What do you enjoy about working on Daily POP Crosswords?

I love doing the research. I learn something new for every theme I do. I like that it’s a learning experience for me as both a constructor and a solver. This is quite different than traditional crosswords that rely more on wordplay.

Patti Varol is an amazing editor. Her insight makes me a better constructor. Also the volume of work she does is just staggering.

I love that the majority of constructors are women, although there are some great men as well.

I also solve the puzzles on Daily POP Crosswords every day. They are simple enough for any level but they all give an “Aha Moment” when I solve them.

Is there a particular theme day that appeals to you most or that you enjoy working on?

I enjoy sports themes the best. I’m a big fan of all sports and I’m an enthusiastic spectator. Football is probably my favorite sport.

When I do Book Smart themes, it introduces me to books I hadn’t thought much about and has led me to read new books.

I enjoyed learning new things about David Bowie in an upcoming puzzle I made. But the downside is a particular song keeps playing in my head. (But I won’t say which one, because it’s a spoiler.)


A huge thank you to Bonnie for her time! Be sure to keep your eyes peeled for her puzzles in the Daily POP Crosswords app, free to download for both iOS and Android users!

Thanks for visiting PuzzleNation Blog today! Be sure to sign up for our newsletter to stay up-to-date on everything PuzzleNation!

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Meet the Daily POP Crosswords Constructors: Angela Halsted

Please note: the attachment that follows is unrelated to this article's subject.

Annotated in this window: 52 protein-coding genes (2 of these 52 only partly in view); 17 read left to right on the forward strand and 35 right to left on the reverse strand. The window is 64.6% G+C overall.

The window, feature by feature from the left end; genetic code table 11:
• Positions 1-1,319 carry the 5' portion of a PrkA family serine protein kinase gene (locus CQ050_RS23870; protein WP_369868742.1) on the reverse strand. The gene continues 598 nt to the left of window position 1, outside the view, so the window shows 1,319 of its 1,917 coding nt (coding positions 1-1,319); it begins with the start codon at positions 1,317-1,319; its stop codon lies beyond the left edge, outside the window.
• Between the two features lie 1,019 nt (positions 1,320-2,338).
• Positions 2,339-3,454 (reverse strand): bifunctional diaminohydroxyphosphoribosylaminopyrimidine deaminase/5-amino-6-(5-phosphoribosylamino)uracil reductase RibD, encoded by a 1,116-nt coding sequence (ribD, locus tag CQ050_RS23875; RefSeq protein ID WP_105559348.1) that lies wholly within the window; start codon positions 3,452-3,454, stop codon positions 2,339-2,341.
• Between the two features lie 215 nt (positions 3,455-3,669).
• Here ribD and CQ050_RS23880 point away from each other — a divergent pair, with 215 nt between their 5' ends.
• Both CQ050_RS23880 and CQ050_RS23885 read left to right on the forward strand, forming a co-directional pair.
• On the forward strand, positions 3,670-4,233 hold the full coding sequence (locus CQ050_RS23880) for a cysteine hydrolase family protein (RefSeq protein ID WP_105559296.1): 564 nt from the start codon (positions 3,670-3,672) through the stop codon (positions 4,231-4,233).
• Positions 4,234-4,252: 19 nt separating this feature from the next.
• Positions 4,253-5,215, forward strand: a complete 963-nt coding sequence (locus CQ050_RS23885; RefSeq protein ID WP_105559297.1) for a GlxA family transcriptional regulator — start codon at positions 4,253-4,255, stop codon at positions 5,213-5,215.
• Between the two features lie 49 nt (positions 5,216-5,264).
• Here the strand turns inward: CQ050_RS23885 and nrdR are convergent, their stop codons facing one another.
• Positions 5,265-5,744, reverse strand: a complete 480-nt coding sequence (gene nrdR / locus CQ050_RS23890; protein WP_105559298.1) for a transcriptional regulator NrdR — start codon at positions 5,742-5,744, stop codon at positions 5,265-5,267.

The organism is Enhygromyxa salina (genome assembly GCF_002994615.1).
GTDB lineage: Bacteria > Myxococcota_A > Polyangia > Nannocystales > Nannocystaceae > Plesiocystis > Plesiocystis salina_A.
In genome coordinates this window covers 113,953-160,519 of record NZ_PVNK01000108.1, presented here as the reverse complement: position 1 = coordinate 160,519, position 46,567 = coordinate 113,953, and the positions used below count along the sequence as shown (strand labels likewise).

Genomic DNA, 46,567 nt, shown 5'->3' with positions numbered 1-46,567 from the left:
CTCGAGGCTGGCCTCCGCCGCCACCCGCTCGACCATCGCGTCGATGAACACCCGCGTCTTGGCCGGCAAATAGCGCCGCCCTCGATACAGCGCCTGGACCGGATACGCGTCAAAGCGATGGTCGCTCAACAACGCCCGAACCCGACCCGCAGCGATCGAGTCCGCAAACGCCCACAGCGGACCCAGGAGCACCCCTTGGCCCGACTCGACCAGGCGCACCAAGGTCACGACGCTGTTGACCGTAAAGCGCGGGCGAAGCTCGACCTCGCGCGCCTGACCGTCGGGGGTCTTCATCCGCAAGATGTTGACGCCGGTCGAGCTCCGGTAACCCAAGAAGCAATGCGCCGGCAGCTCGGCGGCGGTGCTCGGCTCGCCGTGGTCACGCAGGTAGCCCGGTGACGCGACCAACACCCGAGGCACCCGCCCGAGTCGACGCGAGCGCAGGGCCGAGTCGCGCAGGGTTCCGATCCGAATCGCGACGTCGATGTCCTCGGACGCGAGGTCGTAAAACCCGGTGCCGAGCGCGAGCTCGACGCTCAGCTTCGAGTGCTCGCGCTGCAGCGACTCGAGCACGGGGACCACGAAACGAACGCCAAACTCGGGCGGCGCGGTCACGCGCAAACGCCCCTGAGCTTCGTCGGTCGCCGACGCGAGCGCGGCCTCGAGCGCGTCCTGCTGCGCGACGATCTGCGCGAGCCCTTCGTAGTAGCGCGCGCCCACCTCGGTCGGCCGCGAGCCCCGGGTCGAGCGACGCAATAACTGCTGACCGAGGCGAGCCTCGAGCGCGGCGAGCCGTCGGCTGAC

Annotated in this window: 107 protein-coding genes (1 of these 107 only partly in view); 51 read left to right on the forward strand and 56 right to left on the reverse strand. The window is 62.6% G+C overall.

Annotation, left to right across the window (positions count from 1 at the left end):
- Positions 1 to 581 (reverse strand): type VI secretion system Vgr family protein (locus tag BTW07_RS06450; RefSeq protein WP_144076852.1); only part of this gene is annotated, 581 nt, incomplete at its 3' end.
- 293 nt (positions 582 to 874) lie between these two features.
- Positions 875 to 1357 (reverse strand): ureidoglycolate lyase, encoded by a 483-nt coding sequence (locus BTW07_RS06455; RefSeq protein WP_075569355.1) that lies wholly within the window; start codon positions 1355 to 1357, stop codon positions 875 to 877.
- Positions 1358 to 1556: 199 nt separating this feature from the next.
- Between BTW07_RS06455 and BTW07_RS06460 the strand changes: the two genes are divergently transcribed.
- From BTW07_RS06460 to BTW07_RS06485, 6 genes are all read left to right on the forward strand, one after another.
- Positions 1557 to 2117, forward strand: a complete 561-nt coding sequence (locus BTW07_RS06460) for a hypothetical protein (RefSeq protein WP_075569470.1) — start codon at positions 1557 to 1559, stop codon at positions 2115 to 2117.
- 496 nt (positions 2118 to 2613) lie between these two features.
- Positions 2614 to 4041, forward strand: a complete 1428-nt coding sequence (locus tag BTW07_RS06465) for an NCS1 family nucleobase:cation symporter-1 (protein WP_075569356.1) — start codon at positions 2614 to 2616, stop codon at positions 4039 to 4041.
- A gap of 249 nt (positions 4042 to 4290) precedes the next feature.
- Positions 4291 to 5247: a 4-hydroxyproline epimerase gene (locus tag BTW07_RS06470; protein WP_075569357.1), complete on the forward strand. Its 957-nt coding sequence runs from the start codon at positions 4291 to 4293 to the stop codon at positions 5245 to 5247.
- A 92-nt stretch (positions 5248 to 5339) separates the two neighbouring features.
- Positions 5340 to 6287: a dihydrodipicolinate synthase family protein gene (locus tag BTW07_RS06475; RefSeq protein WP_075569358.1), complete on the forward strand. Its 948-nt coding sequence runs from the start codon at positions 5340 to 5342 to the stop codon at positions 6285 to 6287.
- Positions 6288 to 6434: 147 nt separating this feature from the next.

One of the Daily POP Crosswords app’s best features is the level of involvement from topnotch constructors. We’ve assembled one heck of a team when it comes to creating terrific, exciting, fresh themed crosswords.

And over the next few weeks, we’ll be introducing you to some of them. Some names you may know, some you may not, but they’re all doing amazing work on these puzzles and deserve a little time in the limelight.

In this installment, allow us to introduce you to constructor Angela Halsted!

How did you get started in crosswords?

I solved crosswords off and on when I was a kid but it wasn’t until 2006 that I got obsessed with them. I don’t even remember what puzzle I was doing, but I was Googling for an answer and came upon the Rex Parker blog. I loved the blog and I loved all the commentary, and that made me want to solve puzzles every day so I could participate.

The first time I decided to comment on the blog, I was required to have a username. I wasn’t very creative and I just felt like I was in a hurry to share my thoughts, so I typed in “PuzzleGirl.” Pretty boring. But it’s stuck all these years!

I submitted my first puzzle to The New York Times in December 2008. It was… terrible. But I knew it was something I could be good at if I kept trying. My first published puzzle was a collaboration with Michael Sharp in The Los Angeles Times in January 2011. Since then, I have had puzzles published in The New York Times, The Washington Post, The AV Club, The Wall Street Journal, and other venues. Most of those are collaborations with Doug Peterson, though I’ve also collaborated with Jeff Chen and Erik Agard.